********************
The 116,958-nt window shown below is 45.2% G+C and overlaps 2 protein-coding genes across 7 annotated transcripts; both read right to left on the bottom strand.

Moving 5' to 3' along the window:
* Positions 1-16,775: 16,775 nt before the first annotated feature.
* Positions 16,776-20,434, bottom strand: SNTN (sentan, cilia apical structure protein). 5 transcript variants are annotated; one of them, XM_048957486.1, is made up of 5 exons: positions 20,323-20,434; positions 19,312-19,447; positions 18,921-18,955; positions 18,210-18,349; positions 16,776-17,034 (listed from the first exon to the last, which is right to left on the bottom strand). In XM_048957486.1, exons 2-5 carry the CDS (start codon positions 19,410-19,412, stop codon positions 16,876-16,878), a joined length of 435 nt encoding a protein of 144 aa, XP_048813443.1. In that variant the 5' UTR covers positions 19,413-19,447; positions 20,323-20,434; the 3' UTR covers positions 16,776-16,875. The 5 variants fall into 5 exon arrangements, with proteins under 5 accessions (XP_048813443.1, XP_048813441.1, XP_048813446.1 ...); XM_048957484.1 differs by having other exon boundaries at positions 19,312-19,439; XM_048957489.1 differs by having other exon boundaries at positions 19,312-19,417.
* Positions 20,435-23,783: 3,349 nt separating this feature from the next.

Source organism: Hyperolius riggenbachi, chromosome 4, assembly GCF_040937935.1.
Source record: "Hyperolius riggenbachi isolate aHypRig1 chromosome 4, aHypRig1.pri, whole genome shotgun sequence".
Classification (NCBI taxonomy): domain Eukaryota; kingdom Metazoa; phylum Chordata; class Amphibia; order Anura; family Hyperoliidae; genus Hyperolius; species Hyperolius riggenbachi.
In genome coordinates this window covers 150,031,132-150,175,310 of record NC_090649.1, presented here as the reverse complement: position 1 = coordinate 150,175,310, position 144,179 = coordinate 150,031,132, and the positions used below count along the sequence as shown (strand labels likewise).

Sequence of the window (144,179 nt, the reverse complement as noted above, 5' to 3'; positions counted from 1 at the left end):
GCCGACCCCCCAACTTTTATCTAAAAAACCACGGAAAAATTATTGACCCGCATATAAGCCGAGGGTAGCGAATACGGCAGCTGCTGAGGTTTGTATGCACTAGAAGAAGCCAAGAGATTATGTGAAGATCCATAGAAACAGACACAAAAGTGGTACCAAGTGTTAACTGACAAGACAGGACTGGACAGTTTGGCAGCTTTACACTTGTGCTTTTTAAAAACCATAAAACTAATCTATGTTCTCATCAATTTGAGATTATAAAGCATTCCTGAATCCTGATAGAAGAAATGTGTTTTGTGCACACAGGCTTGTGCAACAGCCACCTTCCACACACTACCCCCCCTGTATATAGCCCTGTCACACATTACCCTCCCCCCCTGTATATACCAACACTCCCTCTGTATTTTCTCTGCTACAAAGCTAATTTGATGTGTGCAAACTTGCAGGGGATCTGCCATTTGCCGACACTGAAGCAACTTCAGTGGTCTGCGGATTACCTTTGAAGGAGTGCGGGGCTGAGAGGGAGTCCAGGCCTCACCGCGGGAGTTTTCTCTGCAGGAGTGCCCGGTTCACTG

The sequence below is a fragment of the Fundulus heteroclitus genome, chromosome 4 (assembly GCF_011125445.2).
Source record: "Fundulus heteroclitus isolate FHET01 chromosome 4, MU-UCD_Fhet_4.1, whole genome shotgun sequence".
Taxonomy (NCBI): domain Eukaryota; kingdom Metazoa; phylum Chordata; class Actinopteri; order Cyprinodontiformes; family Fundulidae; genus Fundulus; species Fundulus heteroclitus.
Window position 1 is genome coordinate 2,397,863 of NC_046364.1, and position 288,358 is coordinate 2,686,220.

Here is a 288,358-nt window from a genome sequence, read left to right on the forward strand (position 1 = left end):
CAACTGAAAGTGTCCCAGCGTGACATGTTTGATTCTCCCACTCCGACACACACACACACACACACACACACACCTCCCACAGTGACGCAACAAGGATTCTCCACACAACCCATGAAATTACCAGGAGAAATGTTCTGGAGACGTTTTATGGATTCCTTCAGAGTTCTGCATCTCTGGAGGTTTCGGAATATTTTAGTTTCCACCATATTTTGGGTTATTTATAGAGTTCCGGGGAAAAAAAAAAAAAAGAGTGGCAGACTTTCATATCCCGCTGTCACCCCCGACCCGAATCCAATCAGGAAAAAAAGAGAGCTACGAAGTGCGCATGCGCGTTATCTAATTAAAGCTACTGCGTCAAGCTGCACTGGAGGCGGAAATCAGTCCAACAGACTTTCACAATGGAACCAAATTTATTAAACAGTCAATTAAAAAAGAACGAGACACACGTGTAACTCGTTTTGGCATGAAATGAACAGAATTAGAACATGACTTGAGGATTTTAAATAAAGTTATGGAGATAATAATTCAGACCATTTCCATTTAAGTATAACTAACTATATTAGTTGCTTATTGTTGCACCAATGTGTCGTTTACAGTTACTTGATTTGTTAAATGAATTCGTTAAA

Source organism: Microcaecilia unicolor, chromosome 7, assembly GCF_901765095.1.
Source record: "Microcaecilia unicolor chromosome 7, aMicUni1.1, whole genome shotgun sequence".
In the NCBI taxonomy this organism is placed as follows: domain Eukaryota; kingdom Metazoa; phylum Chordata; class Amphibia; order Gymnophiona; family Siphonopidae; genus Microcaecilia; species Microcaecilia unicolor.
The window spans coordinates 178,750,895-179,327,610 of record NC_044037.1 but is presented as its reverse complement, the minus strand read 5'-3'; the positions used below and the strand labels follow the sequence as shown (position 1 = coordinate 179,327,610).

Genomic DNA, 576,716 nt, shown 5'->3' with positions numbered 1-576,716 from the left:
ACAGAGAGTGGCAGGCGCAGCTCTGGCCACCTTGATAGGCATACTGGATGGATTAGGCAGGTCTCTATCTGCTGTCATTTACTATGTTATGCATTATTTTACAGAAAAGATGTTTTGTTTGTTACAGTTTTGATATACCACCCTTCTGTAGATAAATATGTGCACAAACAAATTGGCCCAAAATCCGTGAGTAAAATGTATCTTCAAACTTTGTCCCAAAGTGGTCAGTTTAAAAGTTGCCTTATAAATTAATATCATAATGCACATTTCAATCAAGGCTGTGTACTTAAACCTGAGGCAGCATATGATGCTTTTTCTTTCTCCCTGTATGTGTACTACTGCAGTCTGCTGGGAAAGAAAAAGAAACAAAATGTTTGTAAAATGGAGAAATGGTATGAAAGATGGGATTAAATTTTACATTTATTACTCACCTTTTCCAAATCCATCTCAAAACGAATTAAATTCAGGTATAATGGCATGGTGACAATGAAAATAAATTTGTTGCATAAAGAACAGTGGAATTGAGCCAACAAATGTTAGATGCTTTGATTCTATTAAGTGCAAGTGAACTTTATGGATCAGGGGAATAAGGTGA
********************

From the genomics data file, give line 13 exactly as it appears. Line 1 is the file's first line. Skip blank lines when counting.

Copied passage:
Source record: "Fundulus heteroclitus isolate FHET01 chromosome 4, MU-UCD_Fhet_4.1, whole genome shotgun sequence".